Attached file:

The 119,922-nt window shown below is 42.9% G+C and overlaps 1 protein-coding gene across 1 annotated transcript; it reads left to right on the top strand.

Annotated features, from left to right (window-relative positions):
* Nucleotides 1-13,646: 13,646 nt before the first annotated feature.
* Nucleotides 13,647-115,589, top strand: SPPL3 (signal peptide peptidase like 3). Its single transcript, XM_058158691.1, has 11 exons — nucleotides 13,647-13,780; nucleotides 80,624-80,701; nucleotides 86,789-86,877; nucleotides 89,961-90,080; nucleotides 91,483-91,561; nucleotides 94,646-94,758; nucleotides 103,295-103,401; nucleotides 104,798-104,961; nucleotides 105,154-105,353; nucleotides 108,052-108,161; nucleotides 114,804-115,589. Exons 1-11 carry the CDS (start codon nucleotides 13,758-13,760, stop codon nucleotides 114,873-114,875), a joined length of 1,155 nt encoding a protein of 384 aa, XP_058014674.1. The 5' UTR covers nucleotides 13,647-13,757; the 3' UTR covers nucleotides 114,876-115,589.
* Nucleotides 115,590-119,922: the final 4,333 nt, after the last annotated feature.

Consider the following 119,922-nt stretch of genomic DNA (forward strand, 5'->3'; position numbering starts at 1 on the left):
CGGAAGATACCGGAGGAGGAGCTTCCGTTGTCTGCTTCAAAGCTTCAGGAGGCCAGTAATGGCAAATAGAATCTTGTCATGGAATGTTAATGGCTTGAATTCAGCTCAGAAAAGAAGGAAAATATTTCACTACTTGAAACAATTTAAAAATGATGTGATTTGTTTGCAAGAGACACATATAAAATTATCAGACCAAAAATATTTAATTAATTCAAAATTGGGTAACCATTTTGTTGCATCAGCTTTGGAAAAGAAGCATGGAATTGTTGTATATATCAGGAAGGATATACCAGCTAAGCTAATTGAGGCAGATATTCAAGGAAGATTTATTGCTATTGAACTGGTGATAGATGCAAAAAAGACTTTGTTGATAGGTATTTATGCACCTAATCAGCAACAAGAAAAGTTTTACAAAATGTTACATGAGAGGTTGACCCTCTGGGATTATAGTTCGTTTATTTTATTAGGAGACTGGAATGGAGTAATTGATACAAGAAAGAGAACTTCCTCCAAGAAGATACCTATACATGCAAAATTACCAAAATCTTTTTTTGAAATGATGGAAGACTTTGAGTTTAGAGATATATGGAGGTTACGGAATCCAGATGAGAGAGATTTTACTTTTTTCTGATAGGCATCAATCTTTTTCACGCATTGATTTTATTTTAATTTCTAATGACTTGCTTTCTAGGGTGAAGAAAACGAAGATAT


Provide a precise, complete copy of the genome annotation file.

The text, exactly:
The 119,922-nt window shown below is 42.9% G+C and overlaps 1 protein-coding gene across 1 annotated transcript; it reads left to right on the top strand.

Annotated features, from left to right (window-relative positions):
* Nucleotides 1-13,646: 13,646 nt before the first annotated feature.
* Nucleotides 13,647-115,589, top strand: SPPL3 (signal peptide peptidase like 3). Its single transcript, XM_058158691.1, has 11 exons — nucleotides 13,647-13,780; nucleotides 80,624-80,701; nucleotides 86,789-86,877; nucleotides 89,961-90,080; nucleotides 91,483-91,561; nucleotides 94,646-94,758; nucleotides 103,295-103,401; nucleotides 104,798-104,961; nucleotides 105,154-105,353; nucleotides 108,052-108,161; nucleotides 114,804-115,589. Exons 1-11 carry the CDS (start codon nucleotides 13,758-13,760, stop codon nucleotides 114,873-114,875), a joined length of 1,155 nt encoding a protein of 384 aa, XP_058014674.1. The 5' UTR covers nucleotides 13,647-13,757; the 3' UTR covers nucleotides 114,876-115,589.
* Nucleotides 115,590-119,922: the final 4,333 nt, after the last annotated feature.

Consider the following 119,922-nt stretch of genomic DNA (forward strand, 5'->3'; position numbering starts at 1 on the left):
CGGAAGATACCGGAGGAGGAGCTTCCGTTGTCTGCTTCAAAGCTTCAGGAGGCCAGTAATGGCAAATAGAATCTTGTCATGGAATGTTAATGGCTTGAATTCAGCTCAGAAAAGAAGGAAAATATTTCACTACTTGAAACAATTTAAAAATGATGTGATTTGTTTGCAAGAGACACATATAAAATTATCAGACCAAAAATATTTAATTAATTCAAAATTGGGTAACCATTTTGTTGCATCAGCTTTGGAAAAGAAGCATGGAATTGTTGTATATATCAGGAAGGATATACCAGCTAAGCTAATTGAGGCAGATATTCAAGGAAGATTTATTGCTATTGAACTGGTGATAGATGCAAAAAAGACTTTGTTGATAGGTATTTATGCACCTAATCAGCAACAAGAAAAGTTTTACAAAATGTTACATGAGAGGTTGACCCTCTGGGATTATAGTTCGTTTATTTTATTAGGAGACTGGAATGGAGTAATTGATACAAGAAAGAGAACTTCCTCCAAGAAGATACCTATACATGCAAAATTACCAAAATCTTTTTTTGAAATGATGGAAGACTTTGAGTTTAGAGATATATGGAGGTTACGGAATCCAGATGAGAGAGATTTTACTTTTTTCTGATAGGCATCAATCTTTTTCACGCATTGATTTTATTTTAATTTCTAATGACTTGCTTTCTAGGGTGAAGAAAACGAAGATAT